Longest Government Shutdown Ends

Students share how they were affected by the government shutdown.

Carly Herbert, Editor-in-Chief

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The longest government shutdown in American history comes to a close after Congress and the President spent 35 days struggling to reach an agreement on a proposed spending bill.

Hundreds of thousands of government workers had to take unpaid leave for weeks. With Virginia ranked as one of the top five states that is most affected by the shutdown, the effects have managed to seep into the suburbs of Fauquier County. Students at Kettle Run have parents who’ve been furloughed by the federal government.

“It’s been quite a struggle for my family,” said one junior. “Although my parents are considered ‘essential
personnel’ and must go back to work, we won’t see the money until the shutdown is over.”

The same junior said she struggled coming up with gas money to make it to and from school.

“Although I have other resources to go get to places, I hate asking people for favors,” the student said. “Even though I am still able to survive, my heart goes out to those who have to make life threatening calls for their well-being.”

This junior was brought to tears when she was presented with money that a few of her teachers pooled together to help her pay for gas.

Junior Gillian Sueter added that it’s times like these that make people realize what is truly essential. She was forced to make some changes.

“We have had to stop spending money on luxuries such as shopping, nails, hair, or unnecessary food items such as coffee or desserts,” Sueter said.

Being a government employee, senior Matt Jawan’s family has money set aside for times like this.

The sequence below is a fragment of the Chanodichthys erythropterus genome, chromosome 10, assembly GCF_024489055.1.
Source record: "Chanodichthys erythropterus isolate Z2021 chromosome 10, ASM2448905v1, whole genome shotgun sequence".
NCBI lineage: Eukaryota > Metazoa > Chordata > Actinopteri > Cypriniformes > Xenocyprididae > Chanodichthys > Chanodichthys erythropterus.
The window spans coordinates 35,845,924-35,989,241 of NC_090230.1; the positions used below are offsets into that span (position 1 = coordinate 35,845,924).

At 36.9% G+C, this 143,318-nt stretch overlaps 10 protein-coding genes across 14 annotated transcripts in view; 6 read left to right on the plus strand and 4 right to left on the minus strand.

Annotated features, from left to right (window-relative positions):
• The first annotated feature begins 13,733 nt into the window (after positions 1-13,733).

“It hasn’t affected too much,” Jawan said. “We haven’t gone out to eat a lot recently, lots of staying in, and trying not to spend money on unnecessary things.”

Sue Harmon, counselor, offered some help for the students who were impacted. “We have been able to offer food to supplement what they have at home, school supplies at the beginning of the term, and financial assistance to some who signed up for dual enrollment,” Harmon said.

The financial situation these families had to endure motivated many young adults to take action.

“I plan on going to Senator Kaine’s office to explain from a child’s point of view how this lengthy shutdown affects us academically, in addition to our wellbeing,” one junior said. “I also plan on writing several letters to representatives and Senators on how the lack of compromise or even discussion is harming the citizens of their nation and the people who elected them to office.”

Sueter did not take any affirmative action but said she was vocal about her situation.

“I do voice my opinions and try and spread awareness through conversations about how devastating this has been to millions of families across the nation,” Sueter said. “My mom has written to legislators complaining about how many people are going to go bankrupt, yet the politicians and legislators continue to get paid their six figure salaries.”

On Jan. 19 the Senate passed a bill that assured furloughed workers they would receive pay for the time they were out. They are all working to get their lives back on track.

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